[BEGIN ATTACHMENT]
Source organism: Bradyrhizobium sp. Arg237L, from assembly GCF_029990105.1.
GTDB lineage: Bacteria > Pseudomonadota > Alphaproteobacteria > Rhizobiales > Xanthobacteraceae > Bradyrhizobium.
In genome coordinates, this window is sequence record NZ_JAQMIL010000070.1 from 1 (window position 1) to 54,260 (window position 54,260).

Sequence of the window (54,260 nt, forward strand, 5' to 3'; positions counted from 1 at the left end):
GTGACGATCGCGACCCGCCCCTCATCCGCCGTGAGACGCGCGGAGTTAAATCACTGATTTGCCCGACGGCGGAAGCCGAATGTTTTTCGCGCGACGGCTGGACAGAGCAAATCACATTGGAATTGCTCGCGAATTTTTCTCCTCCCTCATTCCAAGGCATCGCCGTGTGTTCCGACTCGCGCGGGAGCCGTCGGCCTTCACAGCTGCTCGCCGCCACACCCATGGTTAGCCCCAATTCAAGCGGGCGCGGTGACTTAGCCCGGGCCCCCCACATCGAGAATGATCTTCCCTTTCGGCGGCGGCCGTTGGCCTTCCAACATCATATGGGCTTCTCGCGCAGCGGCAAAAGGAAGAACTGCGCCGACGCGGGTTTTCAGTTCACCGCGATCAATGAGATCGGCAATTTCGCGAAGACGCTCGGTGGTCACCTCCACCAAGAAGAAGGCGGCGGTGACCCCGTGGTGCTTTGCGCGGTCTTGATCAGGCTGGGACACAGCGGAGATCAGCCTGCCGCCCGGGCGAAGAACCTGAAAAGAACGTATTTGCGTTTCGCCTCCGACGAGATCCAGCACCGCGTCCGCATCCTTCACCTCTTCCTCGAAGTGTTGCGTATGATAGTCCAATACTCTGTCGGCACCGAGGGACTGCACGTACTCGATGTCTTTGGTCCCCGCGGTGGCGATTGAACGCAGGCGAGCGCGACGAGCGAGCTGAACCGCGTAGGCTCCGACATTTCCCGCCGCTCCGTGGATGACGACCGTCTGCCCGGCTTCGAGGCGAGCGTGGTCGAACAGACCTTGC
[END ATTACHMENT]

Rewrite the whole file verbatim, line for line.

Source organism: Bradyrhizobium sp. Arg237L, from assembly GCF_029990105.1.
GTDB lineage: Bacteria > Pseudomonadota > Alphaproteobacteria > Rhizobiales > Xanthobacteraceae > Bradyrhizobium.
In genome coordinates, this window is sequence record NZ_JAQMIL010000070.1 from 1 (window position 1) to 54,260 (window position 54,260).

Sequence of the window (54,260 nt, forward strand, 5' to 3'; positions counted from 1 at the left end):
GTGACGATCGCGACCCGCCCCTCATCCGCCGTGAGACGCGCGGAGTTAAATCACTGATTTGCCCGACGGCGGAAGCCGAATGTTTTTCGCGCGACGGCTGGACAGAGCAAATCACATTGGAATTGCTCGCGAATTTTTCTCCTCCCTCATTCCAAGGCATCGCCGTGTGTTCCGACTCGCGCGGGAGCCGTCGGCCTTCACAGCTGCTCGCCGCCACACCCATGGTTAGCCCCAATTCAAGCGGGCGCGGTGACTTAGCCCGGGCCCCCCACATCGAGAATGATCTTCCCTTTCGGCGGCGGCCGTTGGCCTTCCAACATCATATGGGCTTCTCGCGCAGCGGCAAAAGGAAGAACTGCGCCGACGCGGGTTTTCAGTTCACCGCGATCAATGAGATCGGCAATTTCGCGAAGACGCTCGGTGGTCACCTCCACCAAGAAGAAGGCGGCGGTGACCCCGTGGTGCTTTGCGCGGTCTTGATCAGGCTGGGACACAGCGGAGATCAGCCTGCCGCCCGGGCGAAGAACCTGAAAAGAACGTATTTGCGTTTCGCCTCCGACGAGATCCAGCACCGCGTCCGCATCCTTCACCTCTTCCTCGAAGTGTTGCGTATGATAGTCCAATACTCTGTCGGCACCGAGGGACTGCACGTACTCGATGTCTTTGGTCCCCGCGGTGGCGATTGAACGCAGGCGAGCGCGACGAGCGAGCTGAACCGCGTAGGCTCCGACATTTCCCGCCGCTCCGTGGATGACGACCGTCTGCCCGGCTTCGAGGCGAGCGTGGTCGAACAGACCTTGC